Two weeks later, presidential assistant Alexander Butterfield let slip the existence of the secret Oval Office tapes. The struggle ended in July 1974, when the U.S. Supreme Court ruled unanimously in U.S. v. Richard M. Nixon that the president must turn over the tapes. The recordings demonstrated Nixon's complicity in the Watergate conspiracies from the day after the break-in at the Washington offices of Democratic National Committee Chairman Lawrence O'Brien.
The unprecedented public investigation not only documented the president's involvement in the Watergate cover-up, it also untangled the complex web of secret operations within the Nixon White House -- a veritable rogue government dedicated to criminal activities. The Committee exposed among other unsavory operations the illegal activities of the White House "plumbers." Designed to plug leaks to the press, the plumbers ransacked the offices of the psychologist treating Daniel Ellsberg, the former Defense Department employee who had leaked the Pentagon papers to the New York Times, in search of damaging material on Ellsberg in the therapist's records. The Ervin Committee also questioned Donald Segretti, leader of the dirty tricks squad that the Nixon campaign committee assembled to sabotage the campaigns of Nixon's Democratic rivals during the 1972 primary elections.
These revelations forced American policymakers, particularly members of Congress, to rethink the balance of power among the branches of government. In November 1973, Congress adopted the War Powers Act by joint resolution. In the absence of explicit Congressional authorization, the president could only commit American troops in defensive operations. In such situations, the president was obligated to report deployments within forty-eight hours and withdraw the troops within 60 days unless Congress approved the mission. Nixon rejected this explicit restriction on the president's authority as commander-in-chief of the armed forces, but it passed over his veto.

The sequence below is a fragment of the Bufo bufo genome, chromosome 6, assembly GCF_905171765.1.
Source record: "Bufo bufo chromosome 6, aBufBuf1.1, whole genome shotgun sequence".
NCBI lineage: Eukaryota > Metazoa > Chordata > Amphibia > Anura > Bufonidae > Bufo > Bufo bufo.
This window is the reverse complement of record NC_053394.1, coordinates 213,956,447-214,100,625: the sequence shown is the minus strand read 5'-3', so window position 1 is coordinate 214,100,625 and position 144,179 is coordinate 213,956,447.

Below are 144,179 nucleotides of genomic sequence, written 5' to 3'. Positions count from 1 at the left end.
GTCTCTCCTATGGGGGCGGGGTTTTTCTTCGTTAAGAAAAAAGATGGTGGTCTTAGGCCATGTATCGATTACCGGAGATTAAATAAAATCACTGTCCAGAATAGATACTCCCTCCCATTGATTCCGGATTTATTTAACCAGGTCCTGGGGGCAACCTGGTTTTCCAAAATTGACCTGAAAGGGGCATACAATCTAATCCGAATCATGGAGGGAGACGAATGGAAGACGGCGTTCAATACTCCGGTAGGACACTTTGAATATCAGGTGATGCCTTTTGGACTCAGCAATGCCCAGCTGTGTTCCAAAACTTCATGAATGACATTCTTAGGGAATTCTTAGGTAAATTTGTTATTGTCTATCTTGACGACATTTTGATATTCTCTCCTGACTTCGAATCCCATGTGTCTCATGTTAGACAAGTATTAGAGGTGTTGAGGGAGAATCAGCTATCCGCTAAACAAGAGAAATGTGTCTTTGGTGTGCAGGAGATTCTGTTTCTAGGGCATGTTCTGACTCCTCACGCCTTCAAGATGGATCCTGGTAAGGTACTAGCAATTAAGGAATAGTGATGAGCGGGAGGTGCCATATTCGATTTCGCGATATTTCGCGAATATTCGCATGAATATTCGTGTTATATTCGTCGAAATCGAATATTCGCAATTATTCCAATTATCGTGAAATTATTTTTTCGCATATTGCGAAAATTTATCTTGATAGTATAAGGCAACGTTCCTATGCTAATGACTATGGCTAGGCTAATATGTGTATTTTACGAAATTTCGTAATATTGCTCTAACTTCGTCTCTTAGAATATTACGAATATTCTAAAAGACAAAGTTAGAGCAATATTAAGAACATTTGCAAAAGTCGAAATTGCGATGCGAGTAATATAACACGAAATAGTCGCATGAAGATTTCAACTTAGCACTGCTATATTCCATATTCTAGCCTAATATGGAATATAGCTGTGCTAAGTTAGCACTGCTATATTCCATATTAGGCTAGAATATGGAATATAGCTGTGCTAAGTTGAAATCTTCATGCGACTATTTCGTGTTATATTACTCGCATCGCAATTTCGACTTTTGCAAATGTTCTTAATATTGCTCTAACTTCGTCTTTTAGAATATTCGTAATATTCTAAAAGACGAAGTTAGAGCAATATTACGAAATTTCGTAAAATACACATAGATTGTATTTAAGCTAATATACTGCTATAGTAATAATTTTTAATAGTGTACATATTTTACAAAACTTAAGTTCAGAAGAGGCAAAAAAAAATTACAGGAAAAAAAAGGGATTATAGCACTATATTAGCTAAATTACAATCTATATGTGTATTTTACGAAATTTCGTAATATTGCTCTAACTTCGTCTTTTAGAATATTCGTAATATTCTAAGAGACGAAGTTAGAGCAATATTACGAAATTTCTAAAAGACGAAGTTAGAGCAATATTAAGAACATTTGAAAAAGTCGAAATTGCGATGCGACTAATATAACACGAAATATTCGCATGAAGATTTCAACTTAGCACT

The legislature also established formal procedures for investigations of unlawful and unethical activity within the executive branch; the independent counsel statute became law as Title VI of the 1978 Ethics in Government Act. At the request of the Attorney General, a panel of judges would appoint and supervise investigators (and potential prosecutors) of high-ranking executive branch officials. Such independent counsel would no longer serve at the pleasure of the president. The Whitewater investigations that led to the impeachment of President Bill Clinton took place under the aegis of this statute. The Congress allowed it to lapse in June 1999.
Prior to Watergate, the White House had also enjoyed unchecked supervision of federal intelligence-gathering agencies. President Nixon had abused this power, using the Central Intelligence Agency (CIA) to obstruct the FBI investigation of the Watergate burglary and interfering with the FBI's operations for political purposes. Senator Frank Church's hearings into the CIA in 1975 and 1976 built on Ervin's work and exposed how intelligence-operations often violated democratic principles. In response, Congress established standing intelligence committees with broad oversight powers.
The Ervin Committee also shed light on corrupt practices in political fundraising and prompted campaign finance reform on Capitol Hill. In 1974, Congress enacted amendments to the Federal Election Campaign Act, amounting to the most far-reaching campaign finance legislation ever adopted.
Today's legislators might also remember that the Ervin Committee hearings boosted the reputation of Congress. Sam Ervin himself became something of a hero in an institution often derided as corrupt and incompetent. Many Americans wore "Senator Sam" t-shirts and buttons.
Now we seem to be back to the summer of 1973, although in some respects the extension of executive power has been much more dramatic than anything in that period. After Democrats took over Congress in 2006, they conducted extensive oversight. But thus far none of the hearings have captured the public imagination like Ervin's did and none have produced the kind of legislative activity of those months.
Whichever party holds the White House after November 2008, the relationship between the Executive and Legislative Braches will be front and center on the public agenda. Congress whether under divided or unified government must grapple with the power of the White House. Legislators must look back at what Ervin, a southern conservative, accomplished in response to Nixon's abuses and how far he was able to transform the politics of the era.
Bruce Schulman, Boston University, and Julian E. Zelizer, Princeton University, are the editors of Rightward Bound: Making America Conservative in the Seventies (Harvard University Press).